Nickel (Ni) is the 28th chemical found on the periodic table of elements - that is to say, nickel atoms always have 28 protons in their nucleus. This grey or even silverish metal is unusual in that it is magnetic, along with just three other metals (the most prominent being iron), and has been used by humans for several thousand years, though frequently confused with copper or silver for much of that time. Today nickel is highly useful for its magnetic properties as well as in coins, particularly the Canadian and American five-cent piece, the nickel.
- Chemical Characteristics -
Nickel is a grey metal which, in its natural form, occurs almost only in stable isotopes; in other words, it is not radioactive. (Several radioactive isotopes exist and can be manufactured, although only two, nickel-59 and nickel-61, have long half-lives.)
Nickel has been mined and used by humans for several thousand years; during this time, observers often failed to realize that they were dealing with a new and separate metal, instead regularly identifying nickel as silver or mis-classifying its ores (when taken out of the ground) as related to copper.
- Where Nickel is Found -
Even today, it is relatively difficult to find nickel in the ground. Its classification as a separate element, in European science, rested on a single European source of the metal, which the Germans referred to as the ore "Kupfernickel" - so named because its apparent resemblance to copper.
Currently, about one-third of the world's nickel production occurs in Sudbury, Ontario, Canada, which was long the leading producer of all nickel. The other major global supplier are the Norilsk mining complexes in Siberia, Russia. Smaller producers can be found in Australia and Indonesia, followed by New Caledonia. The price of nickel on global commodities exchanges can fluctuate wildly based on changes in supply as well as in demand. For example, during the last three years, the value of the nickel metal contained in a single five-cent piece (a nickel coin) has varied from both substantially more to somewhat less than the face value of the coin. When coins are worth markedly more than their face value, they often become targets for melting down into base metal for resale, a process which is currently illegal in North America.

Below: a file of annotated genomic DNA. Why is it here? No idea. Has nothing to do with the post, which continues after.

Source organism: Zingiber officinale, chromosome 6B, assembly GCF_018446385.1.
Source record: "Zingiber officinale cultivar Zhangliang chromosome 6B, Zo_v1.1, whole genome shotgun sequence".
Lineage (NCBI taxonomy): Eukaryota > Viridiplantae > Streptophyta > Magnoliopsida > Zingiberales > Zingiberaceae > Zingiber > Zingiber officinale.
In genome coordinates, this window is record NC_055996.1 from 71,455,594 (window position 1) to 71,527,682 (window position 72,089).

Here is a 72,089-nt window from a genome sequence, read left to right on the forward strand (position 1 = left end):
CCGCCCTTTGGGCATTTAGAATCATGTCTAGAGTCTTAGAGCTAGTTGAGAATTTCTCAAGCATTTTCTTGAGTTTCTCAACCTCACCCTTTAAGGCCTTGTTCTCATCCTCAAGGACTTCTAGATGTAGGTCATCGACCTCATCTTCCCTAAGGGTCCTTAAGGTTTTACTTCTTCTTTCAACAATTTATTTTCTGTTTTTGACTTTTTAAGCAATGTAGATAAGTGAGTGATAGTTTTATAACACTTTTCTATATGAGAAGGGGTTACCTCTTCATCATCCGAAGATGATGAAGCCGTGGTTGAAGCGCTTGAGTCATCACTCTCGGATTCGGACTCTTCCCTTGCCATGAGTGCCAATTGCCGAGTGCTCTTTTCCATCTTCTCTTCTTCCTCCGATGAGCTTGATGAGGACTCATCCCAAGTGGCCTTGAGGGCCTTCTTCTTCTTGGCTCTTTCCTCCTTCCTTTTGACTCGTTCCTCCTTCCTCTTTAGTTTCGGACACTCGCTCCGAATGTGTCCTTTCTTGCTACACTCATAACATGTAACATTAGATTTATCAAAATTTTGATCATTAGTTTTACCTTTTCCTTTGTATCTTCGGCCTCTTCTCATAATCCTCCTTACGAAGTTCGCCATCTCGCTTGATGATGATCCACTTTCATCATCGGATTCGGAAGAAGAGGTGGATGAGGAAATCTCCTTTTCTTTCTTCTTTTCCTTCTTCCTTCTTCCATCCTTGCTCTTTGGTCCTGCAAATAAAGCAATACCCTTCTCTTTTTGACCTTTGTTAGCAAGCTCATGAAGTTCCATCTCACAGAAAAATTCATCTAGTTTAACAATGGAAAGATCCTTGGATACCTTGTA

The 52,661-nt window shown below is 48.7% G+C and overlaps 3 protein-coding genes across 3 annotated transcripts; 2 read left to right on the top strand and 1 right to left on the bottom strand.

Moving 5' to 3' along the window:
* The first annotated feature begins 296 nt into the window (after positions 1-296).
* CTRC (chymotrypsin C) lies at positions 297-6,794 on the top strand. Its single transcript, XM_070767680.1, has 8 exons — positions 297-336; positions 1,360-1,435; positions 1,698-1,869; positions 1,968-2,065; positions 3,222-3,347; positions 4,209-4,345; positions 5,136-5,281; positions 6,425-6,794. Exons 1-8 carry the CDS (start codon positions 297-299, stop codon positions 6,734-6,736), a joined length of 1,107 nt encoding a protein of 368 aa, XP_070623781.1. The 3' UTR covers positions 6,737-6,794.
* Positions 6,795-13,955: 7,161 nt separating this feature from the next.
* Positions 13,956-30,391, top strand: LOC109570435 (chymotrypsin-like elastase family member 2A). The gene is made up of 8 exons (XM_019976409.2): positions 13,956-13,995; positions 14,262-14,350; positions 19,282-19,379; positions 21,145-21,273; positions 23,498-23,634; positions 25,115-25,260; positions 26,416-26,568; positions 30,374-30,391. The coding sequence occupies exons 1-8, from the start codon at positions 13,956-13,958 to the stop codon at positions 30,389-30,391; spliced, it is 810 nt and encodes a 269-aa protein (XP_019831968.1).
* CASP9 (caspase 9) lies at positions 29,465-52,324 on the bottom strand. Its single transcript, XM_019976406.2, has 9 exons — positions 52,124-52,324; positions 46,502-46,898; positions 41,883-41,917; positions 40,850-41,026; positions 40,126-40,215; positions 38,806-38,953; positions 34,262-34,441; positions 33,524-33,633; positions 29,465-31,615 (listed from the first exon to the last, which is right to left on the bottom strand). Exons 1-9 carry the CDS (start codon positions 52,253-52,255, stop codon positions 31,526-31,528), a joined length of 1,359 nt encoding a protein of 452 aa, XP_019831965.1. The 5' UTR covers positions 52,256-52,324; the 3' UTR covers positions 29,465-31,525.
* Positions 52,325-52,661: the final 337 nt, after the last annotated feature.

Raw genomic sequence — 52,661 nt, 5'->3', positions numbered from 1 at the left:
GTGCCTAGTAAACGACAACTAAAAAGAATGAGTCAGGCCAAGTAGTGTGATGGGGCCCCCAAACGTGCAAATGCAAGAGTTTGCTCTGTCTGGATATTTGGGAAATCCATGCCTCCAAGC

Nickel is a relatively scarce commodity on Earth, at least in large amounts. However, it is produced by stars and often found in meteors in higher proportions than on the Earth itself. In keeping with these observations, the largest of Earth's nickel deposits, such as that of Sudbury, are believed to have originated in ancient cometary or meteor impact events. Given its prevalence in the early solar system, it is possible that larger amounts of nickel can be found in the Earth's molten core; this region, however, is obviously unreachable by mining activities.
- Key Uses -
Nickel has a number of key uses. It is one of the metals which is used to form stainless steel alloys. In addition, it sees frequent use in magnets and minting coins. Even here, however, it is principally used in alloys rather than in pure form: the majority of the metal in the American nickel, for example, is actually less expensive copper. (In the same way, American pennies are made up mostly of inexpensive zinc, with a copper surface.)
Although plants and bacteria contain small amounts of nickel, in general more than small exposures to nickel are toxic to human beings. Certain nickel compounds may cause cancer, and nickel carbonyl gas, in particular, is known to be highly toxic. Even beyond toxicity, it is possible to develop allergies to nickel, causing skin problems through exposure to common nickel sources, such as coins and some jewellery.